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Assistant Professor of Medicine, Division of Infectious Diseases


Fellowship, University of North Carolina at Chapel Hill, 2017
Residency, Massachusetts General Hospital, 2015
MSc., London School of Hygiene and Tropical Medicine, 2012
MD, University of North Carolina at Chapel Hill, 2012

Board Certifications

American Board of Internal Medicine, 2015
American Board of Internal Medicine, Infectious Diseases, 2017

Clinical Interests

Dr. Boyce’s clinical interests include the diagnosis and management of vector-borne diseases with a particular focus on tick-borne diseases endemic to central North Carolina, including Ehrlichiosis and Rocky Mountain Spotted Fever.

Research Interests

Dr. Boyce’s research focuses on the epidemiology of vector-borne diseases (i.e. malaria) in rural sub-Saharan Africa as well as the development of appropriate diagnosis and management tools.

Bio / personal statement

While the majority of my research takes place in western Uganda, I find great satisfaction helping North Carolinians struggling to find an answer to unexplained, yet often debilitating symptoms.  My starting point is always “something is wrong” and by the end of the visit, I aim to provide a constructive, evidence-based path forward. Visits do not always result in the diagnosis of an infectious disease, but I try my best to move us closer to a diagnosis, often with the help of my talented colleagues in fields such as Dermatology, Rheumatology, and Neurology.

Selected Bibliography (reverse chronological order)

Boyce, R, Sanfilippo AM, Boulos JM, Cleinmark M, Schmitz, J, Meshnick S.  Ehrlichia infections, North Carolina, USA, 2016. Emerging Infectious Diseases. 2018: 24(11): 2087-2090. doi: 10.3201/ eid2411.180496.

Horstick, O, Boyce, R, Runge-Ranzinger, S. Building the evidence base for dengue vector control: Searching for certainty in an uncertain world. Pathogens and Global Health. 2018: 112(8): 395-403. doi: 10.1080/20477724.2018.1547541.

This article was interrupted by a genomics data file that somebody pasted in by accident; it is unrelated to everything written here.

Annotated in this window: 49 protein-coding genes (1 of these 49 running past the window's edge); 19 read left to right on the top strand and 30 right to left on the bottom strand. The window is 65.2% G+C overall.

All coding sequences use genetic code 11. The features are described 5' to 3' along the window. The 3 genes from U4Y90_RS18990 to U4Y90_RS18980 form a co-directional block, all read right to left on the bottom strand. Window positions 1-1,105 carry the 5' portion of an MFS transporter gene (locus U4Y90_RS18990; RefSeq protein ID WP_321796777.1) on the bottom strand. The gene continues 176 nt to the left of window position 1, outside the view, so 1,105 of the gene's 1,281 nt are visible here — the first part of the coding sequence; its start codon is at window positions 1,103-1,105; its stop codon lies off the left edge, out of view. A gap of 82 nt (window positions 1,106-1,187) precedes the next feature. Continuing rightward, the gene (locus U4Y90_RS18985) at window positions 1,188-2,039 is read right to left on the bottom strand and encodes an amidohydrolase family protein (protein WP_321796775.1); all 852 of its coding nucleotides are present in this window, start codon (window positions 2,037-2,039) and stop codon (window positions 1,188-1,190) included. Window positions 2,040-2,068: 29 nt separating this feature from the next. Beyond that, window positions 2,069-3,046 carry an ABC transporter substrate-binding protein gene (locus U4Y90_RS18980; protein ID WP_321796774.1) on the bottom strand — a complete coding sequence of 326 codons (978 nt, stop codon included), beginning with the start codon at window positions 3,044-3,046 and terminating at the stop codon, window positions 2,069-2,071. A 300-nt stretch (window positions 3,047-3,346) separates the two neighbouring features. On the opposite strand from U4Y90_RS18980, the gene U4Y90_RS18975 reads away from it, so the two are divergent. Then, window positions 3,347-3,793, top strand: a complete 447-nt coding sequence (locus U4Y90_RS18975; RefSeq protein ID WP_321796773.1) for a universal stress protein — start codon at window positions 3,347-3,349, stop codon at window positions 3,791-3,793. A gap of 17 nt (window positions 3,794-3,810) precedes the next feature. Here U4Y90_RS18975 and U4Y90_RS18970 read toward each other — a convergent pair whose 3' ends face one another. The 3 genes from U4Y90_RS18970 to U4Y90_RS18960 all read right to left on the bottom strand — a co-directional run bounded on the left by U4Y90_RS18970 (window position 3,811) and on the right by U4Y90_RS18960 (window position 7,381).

Boyce, R, Reyes, R, Keeler, C, Matte, M, Ntaro, M, Mulogo, E, Siedner, M. Anemia was an uncommon complication of severe malaria in a high-transmission, rural area of Western Uganda. American Journal of Tropical Medicine and Hygiene. 2018; 98(3): 683-691. doi:10.4269/ajtmh.17-0681.

Boyce, R, Reyes, R, Matte, M, Ntaro, M, Mulogo, E, Siedner, M. Use of a dual-antigen rapid diagnostic test to screen children for severe P. falciparum malaria in a high-transmission, resource-limited setting. Clinical Infectious Diseases. 2017: 65(9): 1509-1515. doi: 10.1093/cid/cix592

Murungi, M, Fulton, T, Reyes, R, Matte, M, Ntaro, M, Mulogo, E, Juliano, J, Siedner, M, Boum, Y, Boyce, R. Improving the specificity of P. falciparum malaria diagnosis in high transmission settings with a two-step RDT and microscopy algorithm. Journal of Clinical Microbiology. 2017; 55(5): 1540-1549. doi: 10.1128/JCM.00130-17.

Boyce, R, Reyes, R, Mulogo, E, Ntaro, M, Matte, Metlay J, Band, L, Siedner, M. Severe flooding and malaria transmission in a highland area of Uganda: Implications for disease control in an era of global climate change. Journal Infectious Diseases. 2016: 214(9): 1403-1410. doi: 10.1093/infdis/jiw363.

Boyce, R, Mitton, J, Chu, J, Finn, K. South Sudan to Martha’s Vineyard: Malaria. American Journal of Medicine. 2016: 129(2): 163-6. doi: 10.1016/j.amjmed.2015.08.030

Boyce, R, Muiru, A, Reyes, R, Mulogo, E, Ntaro, M, Matte, M, Siedner, M. Impact of rapid diagnostic tests for the diagnosis and treatment of malaria at a peripheral health facility in Western Uganda: An interrupted time series analysis. Malaria Journal. 2015: 14: 203. doi: 10.1186/s12936-015-0725-0.

Complete list of published work available at: